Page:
Germans think systematically. They formulate their understanding of the decision in a very broad and interconnected context.
Americans do not engage in a discussion about the systematics of a decision, but instead about who or what is served by a good decision. They break down complexity into its component parts, in order to focus on the essential.
Germans see Americans as moving through the decision making process impatiently, without having thought through the complexity of the issue.
From the American viewpoint, Germans consider too many factors not determinant in the decision making process. Time is wasted. Momemtum is endangered.
Advice to Germans
Remain systematic in your approach to a decision. At the same time be more pragmatic. Narror the overall scope of your understanding of the problem. Focus on the truly relevant factors. Keep the other factors within your peripheral vision, but do not allow them to distract you from the heart of the matter.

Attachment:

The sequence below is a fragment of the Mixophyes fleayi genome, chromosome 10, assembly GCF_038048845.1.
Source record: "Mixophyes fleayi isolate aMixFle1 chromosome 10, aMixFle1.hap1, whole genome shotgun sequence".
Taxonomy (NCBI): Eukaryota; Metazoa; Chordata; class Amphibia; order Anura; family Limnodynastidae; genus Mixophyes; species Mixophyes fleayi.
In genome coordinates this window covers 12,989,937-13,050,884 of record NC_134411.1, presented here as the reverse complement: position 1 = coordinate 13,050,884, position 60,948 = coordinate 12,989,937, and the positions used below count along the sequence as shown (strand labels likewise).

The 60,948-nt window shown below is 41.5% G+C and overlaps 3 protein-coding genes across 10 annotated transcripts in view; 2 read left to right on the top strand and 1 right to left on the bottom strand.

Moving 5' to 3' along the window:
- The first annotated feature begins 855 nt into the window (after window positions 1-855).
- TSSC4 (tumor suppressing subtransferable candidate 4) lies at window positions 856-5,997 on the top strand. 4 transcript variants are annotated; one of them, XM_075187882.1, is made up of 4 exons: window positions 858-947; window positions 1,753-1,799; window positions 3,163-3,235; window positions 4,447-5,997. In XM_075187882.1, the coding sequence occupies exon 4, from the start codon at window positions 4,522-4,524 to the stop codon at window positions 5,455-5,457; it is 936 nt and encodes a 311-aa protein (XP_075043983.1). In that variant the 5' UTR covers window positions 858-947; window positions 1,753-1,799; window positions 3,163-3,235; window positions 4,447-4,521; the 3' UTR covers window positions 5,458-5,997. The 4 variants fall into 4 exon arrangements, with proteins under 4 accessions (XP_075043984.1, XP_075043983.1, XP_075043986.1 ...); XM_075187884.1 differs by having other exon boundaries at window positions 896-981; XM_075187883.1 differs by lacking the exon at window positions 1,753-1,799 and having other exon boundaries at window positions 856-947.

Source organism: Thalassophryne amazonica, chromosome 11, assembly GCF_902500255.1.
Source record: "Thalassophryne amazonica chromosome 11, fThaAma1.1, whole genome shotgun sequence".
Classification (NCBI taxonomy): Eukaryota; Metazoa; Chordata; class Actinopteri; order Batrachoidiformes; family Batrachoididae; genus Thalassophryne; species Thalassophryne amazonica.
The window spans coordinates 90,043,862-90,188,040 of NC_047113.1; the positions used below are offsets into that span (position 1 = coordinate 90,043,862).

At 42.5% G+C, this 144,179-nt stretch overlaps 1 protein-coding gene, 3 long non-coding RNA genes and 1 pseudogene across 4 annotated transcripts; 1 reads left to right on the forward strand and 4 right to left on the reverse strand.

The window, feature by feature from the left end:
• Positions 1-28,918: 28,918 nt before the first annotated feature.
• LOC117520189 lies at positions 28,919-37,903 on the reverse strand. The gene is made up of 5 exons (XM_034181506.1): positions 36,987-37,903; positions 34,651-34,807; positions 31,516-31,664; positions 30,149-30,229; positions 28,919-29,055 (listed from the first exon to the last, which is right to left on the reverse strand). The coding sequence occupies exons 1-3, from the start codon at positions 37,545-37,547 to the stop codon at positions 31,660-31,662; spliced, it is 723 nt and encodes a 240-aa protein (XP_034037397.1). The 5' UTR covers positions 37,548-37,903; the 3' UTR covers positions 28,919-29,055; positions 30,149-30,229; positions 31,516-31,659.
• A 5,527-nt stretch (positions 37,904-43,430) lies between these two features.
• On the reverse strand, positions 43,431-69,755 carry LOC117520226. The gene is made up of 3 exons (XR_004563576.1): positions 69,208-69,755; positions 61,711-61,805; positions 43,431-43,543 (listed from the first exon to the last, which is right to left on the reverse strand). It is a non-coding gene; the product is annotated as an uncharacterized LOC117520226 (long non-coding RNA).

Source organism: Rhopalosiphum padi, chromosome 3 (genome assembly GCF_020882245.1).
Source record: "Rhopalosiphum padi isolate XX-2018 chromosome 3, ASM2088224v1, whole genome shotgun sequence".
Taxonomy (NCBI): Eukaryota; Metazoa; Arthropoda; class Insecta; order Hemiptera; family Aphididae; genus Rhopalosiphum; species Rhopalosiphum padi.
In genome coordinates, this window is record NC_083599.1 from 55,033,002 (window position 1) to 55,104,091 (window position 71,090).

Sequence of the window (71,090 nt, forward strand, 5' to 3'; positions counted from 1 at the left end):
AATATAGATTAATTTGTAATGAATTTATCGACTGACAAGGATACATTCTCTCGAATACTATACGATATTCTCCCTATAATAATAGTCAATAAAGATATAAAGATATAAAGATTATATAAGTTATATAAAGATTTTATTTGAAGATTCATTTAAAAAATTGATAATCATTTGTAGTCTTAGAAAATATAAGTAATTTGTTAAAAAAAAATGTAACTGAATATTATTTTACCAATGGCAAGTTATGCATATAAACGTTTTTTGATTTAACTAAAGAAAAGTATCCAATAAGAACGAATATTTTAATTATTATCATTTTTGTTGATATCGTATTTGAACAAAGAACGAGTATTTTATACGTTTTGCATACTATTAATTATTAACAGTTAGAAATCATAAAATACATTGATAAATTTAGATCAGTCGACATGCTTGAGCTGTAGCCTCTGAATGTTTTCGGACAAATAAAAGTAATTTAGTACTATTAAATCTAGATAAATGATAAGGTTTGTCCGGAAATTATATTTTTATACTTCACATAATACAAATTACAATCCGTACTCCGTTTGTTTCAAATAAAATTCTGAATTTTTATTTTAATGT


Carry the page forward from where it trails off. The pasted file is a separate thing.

Advice to Americans
Engage with your German colleagues in their seemingly philosophical discussion about the nature of the decision to be made. You will gain insight into their thinking. You may find a broader perspective to be of value. Once you are a full participant in the discussion, you can influence the course of the decision from the beginning. If you feel that your German colleagues are getting a bit too systematic, considering too many factors, this is your opportunity to reign them in.